Both supporters and critics agree that the bulk of the amendment simply re-numerates rights already in the U.S. and Missouri constitutions that compel the government to respect religious liberty, with the ballot summary providing a boring retread of what Missouri students would recognize as the Free Exercise clause of the 1st Amendment, if schools still taught things instead of engaging in interminable battles about school prayer…
A "yes" vote will amend the Missouri Constitution to provide that neither the state nor political subdivisions shall establish any official religion. The amendment further provides that a citizen's right to express their religious beliefs regardless of their religion shall not be infringed and that the right to worship includes prayer in private or public settings, on government premises, on public property, and in all public schools. The amendment also requires public schools to display the Bill of Rights of the United States Constitution.
Sounds repetitive and unnecessary, but not destructive! Left out of the ballot summary, however, is a provision in the actual amendment that says "no student shall be compelled to perform or participate in academic assignments or educational presentations that violate his or her religious beliefs."
We need to talk, Missouri. Do you know the varieties of religious belief that exist in the United States? And the varieties of religious belief that will exist once students realize that they can be exempt from homework assignments that "that violate his or her religious beliefs?" Just try giving Algebra work to a bunch of kids belonging to the Linear Equations Are the Work of the Devil faith.
Above all, this law is unnecessary. Given that just 32% of Missouri students achieved proficiency on the 2011 National Assessment of Education Progress exam, it's not like we need a constitutional amendment guaranteeing a student's right not to learn.
Photo by G. Newman Lowrance/Getty Images News/Getty Images
Tags: Education, Missouri, Religion
After a brief spike in ratings immediately followed Rush Limbaugh's careful, fair-minded examination of the contraception coverage controversy, the conservative radio host has experienced a double-digit decline in listenership, which fell 27 percent in the key 25-54 demographic in New York City and 31 percent in Houston-Galveston.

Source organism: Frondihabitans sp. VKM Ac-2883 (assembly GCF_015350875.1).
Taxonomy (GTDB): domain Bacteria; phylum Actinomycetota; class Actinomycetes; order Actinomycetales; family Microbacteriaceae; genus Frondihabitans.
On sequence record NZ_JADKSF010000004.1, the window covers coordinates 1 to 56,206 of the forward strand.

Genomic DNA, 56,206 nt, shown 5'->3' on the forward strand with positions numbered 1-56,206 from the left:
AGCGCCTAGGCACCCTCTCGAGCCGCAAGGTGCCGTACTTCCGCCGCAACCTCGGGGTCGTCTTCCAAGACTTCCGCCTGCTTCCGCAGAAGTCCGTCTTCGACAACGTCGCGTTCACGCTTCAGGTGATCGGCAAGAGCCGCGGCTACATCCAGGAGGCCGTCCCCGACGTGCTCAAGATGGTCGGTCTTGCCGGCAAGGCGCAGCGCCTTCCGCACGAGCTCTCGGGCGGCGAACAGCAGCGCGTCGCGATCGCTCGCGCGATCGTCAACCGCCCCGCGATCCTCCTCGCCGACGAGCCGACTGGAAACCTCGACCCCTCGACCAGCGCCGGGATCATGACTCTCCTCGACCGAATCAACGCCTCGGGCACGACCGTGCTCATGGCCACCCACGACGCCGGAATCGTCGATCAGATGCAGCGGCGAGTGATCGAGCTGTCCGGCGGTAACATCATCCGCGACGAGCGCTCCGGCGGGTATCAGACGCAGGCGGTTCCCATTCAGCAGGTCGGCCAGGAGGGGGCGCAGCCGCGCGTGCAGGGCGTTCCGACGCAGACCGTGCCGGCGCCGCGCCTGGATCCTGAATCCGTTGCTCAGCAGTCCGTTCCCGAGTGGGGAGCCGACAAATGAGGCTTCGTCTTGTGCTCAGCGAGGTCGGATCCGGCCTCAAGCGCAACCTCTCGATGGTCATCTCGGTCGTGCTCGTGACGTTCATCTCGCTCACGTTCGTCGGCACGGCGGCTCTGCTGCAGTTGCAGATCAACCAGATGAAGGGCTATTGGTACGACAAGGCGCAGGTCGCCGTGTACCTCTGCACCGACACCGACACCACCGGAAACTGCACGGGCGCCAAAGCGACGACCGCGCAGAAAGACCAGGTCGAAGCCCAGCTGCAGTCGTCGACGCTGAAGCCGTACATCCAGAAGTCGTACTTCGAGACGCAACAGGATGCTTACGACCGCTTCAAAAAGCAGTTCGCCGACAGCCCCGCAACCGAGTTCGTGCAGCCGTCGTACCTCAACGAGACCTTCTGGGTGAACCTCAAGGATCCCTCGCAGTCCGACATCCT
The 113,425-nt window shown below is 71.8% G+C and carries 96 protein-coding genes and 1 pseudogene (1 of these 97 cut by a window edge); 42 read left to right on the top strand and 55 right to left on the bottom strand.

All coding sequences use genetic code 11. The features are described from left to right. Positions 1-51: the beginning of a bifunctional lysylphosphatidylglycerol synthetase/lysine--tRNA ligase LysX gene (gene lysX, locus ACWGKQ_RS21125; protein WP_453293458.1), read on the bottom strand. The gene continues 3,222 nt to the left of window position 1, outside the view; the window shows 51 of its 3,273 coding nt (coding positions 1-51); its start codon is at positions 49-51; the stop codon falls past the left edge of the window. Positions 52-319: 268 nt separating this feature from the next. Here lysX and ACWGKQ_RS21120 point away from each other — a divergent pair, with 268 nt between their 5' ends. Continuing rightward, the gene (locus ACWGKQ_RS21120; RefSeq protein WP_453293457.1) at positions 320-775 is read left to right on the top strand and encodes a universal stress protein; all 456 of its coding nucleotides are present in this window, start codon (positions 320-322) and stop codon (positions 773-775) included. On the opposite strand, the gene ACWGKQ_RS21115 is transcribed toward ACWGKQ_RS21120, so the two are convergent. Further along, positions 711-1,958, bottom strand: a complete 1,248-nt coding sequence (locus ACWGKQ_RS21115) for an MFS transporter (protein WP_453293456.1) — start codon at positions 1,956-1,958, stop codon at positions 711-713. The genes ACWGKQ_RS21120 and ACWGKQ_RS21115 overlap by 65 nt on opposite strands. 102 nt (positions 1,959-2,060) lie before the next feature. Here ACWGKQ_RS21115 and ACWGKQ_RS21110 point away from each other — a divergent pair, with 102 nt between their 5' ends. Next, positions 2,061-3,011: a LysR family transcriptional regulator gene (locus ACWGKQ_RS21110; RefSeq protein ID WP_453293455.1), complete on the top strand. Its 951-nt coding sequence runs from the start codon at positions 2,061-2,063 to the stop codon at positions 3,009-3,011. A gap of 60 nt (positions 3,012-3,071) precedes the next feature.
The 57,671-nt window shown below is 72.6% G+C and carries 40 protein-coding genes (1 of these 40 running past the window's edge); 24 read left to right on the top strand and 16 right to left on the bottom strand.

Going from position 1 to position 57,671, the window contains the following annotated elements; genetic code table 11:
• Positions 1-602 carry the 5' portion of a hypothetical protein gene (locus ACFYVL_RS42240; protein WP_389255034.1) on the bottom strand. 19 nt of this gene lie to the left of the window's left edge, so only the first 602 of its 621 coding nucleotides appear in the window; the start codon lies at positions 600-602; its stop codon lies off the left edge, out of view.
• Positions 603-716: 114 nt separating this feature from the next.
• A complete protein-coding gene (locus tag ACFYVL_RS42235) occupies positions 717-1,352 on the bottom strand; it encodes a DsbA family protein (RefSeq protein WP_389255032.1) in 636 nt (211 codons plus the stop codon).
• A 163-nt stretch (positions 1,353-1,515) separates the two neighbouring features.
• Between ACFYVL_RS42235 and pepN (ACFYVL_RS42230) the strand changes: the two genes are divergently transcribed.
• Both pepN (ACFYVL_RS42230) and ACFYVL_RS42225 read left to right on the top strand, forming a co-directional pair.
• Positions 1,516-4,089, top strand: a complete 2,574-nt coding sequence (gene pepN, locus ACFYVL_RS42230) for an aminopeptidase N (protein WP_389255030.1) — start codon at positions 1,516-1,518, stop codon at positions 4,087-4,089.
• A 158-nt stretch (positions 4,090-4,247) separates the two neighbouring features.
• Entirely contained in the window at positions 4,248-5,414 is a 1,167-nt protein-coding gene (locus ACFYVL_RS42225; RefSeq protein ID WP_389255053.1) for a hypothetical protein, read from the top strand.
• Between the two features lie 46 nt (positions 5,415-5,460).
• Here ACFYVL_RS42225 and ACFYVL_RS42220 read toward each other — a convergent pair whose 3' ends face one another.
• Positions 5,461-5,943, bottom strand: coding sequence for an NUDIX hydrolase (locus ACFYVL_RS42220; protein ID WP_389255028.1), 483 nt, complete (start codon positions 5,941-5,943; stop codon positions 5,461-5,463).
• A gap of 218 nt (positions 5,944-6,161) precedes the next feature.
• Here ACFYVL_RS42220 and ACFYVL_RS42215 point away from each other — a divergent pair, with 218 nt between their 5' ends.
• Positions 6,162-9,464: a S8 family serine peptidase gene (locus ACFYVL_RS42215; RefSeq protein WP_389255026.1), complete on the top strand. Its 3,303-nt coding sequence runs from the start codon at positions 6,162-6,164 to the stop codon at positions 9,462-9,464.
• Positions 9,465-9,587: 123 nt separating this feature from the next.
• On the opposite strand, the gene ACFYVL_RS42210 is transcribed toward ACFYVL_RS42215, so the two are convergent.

Now, thanks to Missouri's Republican-controlled state legislature, we know who Limbaugh's last viewer is going to be — a taxpayer funded security camera…
The Missouri House has spent more than $1,100 in taxpayer money on a security camera to keep watch over a new bronze bust of conservative commentator Rush Limbaugh, the House clerk said Thursday.
Clerk Adam Crumbliss said he authorized the camera after discussions with Republican legislative leaders because of concerns the sculpture of Limbaugh's head and shoulders might be vandalized…
Limbaugh was inducted into the Hall of Famous Missourians last week during a closed-door ceremony in the House chamber as police stood guard to keep out any uninvited political opponents or protesters.
One might wonder why a statue of a "famous" as opposed to infamous Missourian requires special government-funded security. Other statues in the Capitol rotunda honoring President Harry S. Truman, Walt Disney and Stan Musial don't require the same degree of protection.
Yet I understand Republicans' security concerns. Drug tweakers are notoriously destructive and are liable to expect that any place harboring Rush Limbaugh is also a good place to find some Oxy.
On the other hand, maybe spending tax dollars on statue security — the bust itself was privately financed – in a time of austerity is misguided. There are plenty of discarded bronze molds of horse's asses littering artist's studios. Were Limbaugh's visage ever defaced, the Missouri legislature could swap in one of those backsides. It'd be a near perfect replica.
Photo by Stephen Lovekin/Getty Images Entertainment/Getty Images
Tags: Missouri, Republicans, Rush Limbaugh, State Legislature